If Massachusetts Goes Republican, All Hell Breaks Loose with Healthcare!
And that might not be a bad thing
Having worked for the House Democratic leadership and senior Democratic senators, being a serious vote-counter with an occasional dose of Niccolo Machiavelli, I ask: What happens if the Republicans win the Senate in Massachusetts, and might it have the ironic result of reviving the public option and other progressive policies? Here is a scenario I advise senior Democrats to consider, if the Republicans win the Massachusetts Senate race:
1. Obviously, Democrats don’t have the 60 votes.
2. The president's first inclination will be to persuade Sen. Olympia Snowe (R-Maine). But I do not believe this can be achieved, which would require moving the Senate bill that she opposed even further to the right and toward the special interests, without losing more liberal members than the market can bear.
If we assume the hypothetical premise that Massachusetts goes Republican, the political and psychological damage to Democratic morale will itself lose a few votes regardless of the 60-vote issue. Even most Democrats can be surrendered-out, and I predict any Snowe scenario fails.
3. Which leaves reconciliation, the strategy of passing key progressive positions with a majority vote. This eliminates the need to turn the bill into an eBay auction with payoffs and surrenders to the handful of senators needed to get to 60. They are no longer needed. The giveaways are taken back. The surrenders are canceled. The Democrats will have the 51 votes for a far better and more popular bill.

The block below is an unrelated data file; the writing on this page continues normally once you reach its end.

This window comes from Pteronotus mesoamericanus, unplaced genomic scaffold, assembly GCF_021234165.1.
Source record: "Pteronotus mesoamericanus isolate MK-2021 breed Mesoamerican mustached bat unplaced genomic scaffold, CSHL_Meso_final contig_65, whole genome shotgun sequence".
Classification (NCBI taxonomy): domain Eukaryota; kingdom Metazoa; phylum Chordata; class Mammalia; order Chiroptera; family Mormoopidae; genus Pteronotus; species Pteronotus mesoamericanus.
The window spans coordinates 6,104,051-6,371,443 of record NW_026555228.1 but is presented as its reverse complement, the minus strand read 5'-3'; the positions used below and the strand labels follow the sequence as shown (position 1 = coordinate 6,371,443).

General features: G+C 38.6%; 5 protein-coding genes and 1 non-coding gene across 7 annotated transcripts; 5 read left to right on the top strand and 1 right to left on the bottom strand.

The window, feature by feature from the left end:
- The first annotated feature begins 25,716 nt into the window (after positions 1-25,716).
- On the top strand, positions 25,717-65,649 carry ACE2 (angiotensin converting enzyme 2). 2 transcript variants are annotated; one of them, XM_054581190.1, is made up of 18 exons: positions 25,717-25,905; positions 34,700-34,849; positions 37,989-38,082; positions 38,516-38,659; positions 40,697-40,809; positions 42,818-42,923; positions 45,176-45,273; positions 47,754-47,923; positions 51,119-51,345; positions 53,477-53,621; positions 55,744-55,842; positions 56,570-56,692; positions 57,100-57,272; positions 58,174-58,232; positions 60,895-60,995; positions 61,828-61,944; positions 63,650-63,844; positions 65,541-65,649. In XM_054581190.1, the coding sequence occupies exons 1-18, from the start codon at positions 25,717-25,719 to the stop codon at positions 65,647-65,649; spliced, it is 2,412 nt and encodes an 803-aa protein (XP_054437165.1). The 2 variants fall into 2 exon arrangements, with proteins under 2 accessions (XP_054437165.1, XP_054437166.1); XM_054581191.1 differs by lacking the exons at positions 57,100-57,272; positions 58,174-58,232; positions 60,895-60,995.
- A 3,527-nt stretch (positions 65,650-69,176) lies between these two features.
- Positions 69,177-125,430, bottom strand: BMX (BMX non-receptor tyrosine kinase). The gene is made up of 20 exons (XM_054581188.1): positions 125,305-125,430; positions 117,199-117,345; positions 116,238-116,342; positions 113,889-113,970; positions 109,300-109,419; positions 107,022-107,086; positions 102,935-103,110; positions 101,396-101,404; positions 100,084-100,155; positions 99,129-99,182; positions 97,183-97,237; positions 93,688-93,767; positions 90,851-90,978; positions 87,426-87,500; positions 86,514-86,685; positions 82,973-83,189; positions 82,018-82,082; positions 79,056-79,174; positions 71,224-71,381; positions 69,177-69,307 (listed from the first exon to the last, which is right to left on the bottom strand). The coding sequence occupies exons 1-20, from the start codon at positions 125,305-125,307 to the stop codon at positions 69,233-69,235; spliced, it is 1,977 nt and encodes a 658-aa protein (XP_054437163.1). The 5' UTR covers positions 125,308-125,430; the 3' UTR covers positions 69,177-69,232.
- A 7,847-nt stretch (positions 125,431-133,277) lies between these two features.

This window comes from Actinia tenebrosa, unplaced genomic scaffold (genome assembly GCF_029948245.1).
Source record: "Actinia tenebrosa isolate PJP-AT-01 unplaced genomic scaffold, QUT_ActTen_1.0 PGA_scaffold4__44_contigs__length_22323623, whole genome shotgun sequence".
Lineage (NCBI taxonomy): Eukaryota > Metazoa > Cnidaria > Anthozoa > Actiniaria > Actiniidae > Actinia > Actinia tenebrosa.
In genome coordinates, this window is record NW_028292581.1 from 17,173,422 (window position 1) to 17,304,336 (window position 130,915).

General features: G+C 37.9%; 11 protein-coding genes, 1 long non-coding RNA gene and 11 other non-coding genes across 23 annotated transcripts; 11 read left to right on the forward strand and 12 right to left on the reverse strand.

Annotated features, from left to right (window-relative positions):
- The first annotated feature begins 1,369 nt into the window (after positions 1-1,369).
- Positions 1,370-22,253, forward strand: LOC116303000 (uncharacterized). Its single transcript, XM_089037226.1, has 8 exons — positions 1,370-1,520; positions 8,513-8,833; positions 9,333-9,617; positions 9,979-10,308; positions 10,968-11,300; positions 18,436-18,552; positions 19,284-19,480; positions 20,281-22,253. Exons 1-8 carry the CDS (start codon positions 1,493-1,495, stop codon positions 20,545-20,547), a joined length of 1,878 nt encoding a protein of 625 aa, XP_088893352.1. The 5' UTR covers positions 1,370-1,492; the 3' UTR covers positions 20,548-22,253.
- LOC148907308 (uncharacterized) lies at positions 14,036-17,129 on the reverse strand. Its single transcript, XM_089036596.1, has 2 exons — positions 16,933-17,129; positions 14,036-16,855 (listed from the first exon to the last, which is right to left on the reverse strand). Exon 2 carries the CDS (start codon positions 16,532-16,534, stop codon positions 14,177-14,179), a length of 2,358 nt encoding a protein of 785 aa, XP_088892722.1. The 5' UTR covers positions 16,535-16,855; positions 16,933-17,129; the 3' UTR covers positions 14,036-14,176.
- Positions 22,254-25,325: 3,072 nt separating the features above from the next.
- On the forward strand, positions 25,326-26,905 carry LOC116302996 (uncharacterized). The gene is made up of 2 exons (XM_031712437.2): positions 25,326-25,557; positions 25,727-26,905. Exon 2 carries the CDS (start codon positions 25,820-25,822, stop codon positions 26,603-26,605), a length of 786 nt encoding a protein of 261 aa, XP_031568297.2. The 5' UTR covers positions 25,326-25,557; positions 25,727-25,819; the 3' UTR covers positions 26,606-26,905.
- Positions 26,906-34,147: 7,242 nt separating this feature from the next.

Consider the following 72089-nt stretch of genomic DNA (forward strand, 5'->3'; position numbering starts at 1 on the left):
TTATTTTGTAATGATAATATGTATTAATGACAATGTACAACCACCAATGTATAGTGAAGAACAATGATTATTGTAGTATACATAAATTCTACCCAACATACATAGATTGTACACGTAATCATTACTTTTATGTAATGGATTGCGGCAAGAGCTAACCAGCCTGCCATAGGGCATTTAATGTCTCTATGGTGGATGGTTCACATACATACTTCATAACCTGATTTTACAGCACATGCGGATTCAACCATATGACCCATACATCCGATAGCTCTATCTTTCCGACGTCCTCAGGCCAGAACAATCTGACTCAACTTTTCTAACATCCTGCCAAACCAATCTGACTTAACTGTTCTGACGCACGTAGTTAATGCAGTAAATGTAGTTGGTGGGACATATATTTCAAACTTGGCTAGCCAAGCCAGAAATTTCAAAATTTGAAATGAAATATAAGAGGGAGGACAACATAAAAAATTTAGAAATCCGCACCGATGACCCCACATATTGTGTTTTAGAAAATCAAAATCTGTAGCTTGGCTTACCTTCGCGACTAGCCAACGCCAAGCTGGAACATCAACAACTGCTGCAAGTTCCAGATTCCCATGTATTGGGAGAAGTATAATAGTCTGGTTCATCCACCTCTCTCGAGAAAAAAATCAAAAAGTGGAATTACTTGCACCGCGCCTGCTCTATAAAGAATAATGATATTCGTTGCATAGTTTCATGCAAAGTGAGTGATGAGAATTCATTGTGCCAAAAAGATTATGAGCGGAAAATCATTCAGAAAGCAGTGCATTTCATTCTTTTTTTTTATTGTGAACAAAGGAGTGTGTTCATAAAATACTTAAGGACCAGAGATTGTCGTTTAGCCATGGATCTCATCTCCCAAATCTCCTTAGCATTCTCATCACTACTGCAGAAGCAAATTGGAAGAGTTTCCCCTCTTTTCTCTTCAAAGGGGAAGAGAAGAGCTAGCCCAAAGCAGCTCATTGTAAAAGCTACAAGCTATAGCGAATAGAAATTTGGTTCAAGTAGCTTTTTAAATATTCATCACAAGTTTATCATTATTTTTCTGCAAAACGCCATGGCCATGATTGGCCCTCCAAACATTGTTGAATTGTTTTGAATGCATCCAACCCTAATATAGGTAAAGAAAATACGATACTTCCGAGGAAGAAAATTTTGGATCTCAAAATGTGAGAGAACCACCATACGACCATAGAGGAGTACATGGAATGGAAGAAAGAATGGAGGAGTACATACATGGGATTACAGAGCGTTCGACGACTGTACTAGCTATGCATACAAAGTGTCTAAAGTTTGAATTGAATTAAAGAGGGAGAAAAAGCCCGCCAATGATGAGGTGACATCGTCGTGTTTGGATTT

The public option lives again. The Dorgan amendment survives, allowing import of safe lower-priced Canadian drugs that will save the budget $100 billion. The bill can make insurance price-fixing, price-gouging and collusion illegal after all! We can ban discrimination on pre-existing conditions in a way that bans price-gouging against those who get this insurance.
Various provisions can be passed through the regular bill limited to highly popular provisions. Other provisions can be passed through the reconciliation process by majority vote. The drug import and antitrust price-fixing provisions both have significant Republican support, and more than 60 votes in the Senate, no matter what vehicle pushes them through.
Using this Plan B, the bill becomes far better, far more progressive and far more popular than the pending bill.
Note: The option of delaying the seating of an elected senator to force through a House- Senate agreement is politically untenable and would be disastrous in the current context.
The president has lost popularity and is on the defensive. The bill itself is unpopular. The Democrats are on the defensive (made worse with the Dorgan shocker). A significant number of Democratic seats are in jeopardy. It would be a gift to Republicans to let them go to into the 2010 elections charging abusive tactics by a Democratic Congress, for an unpopular bill that endangers a number of House and Senate Democrats in the elections.
Conclusion: If we view this in the alternate universe of Massachusetts going Republican, reconciliation becomes a far more attractive legislative option. Especially if through the reconciliation process we can revive several highly popular provisions in election year, with a far better bill. My view is a distinct minority today, and I hope the Democrats keep the Massachusetts seat. But if we lose the 60th vote, the choice will be getting Snowe, reconciliation or losing the vote.
If Niccolo Machiavelli were here, he would want to turn a distressing debacle into a new opportunity. Many in this town should be aware: Watch what you ask for, you may get it.
© 2010 The Hill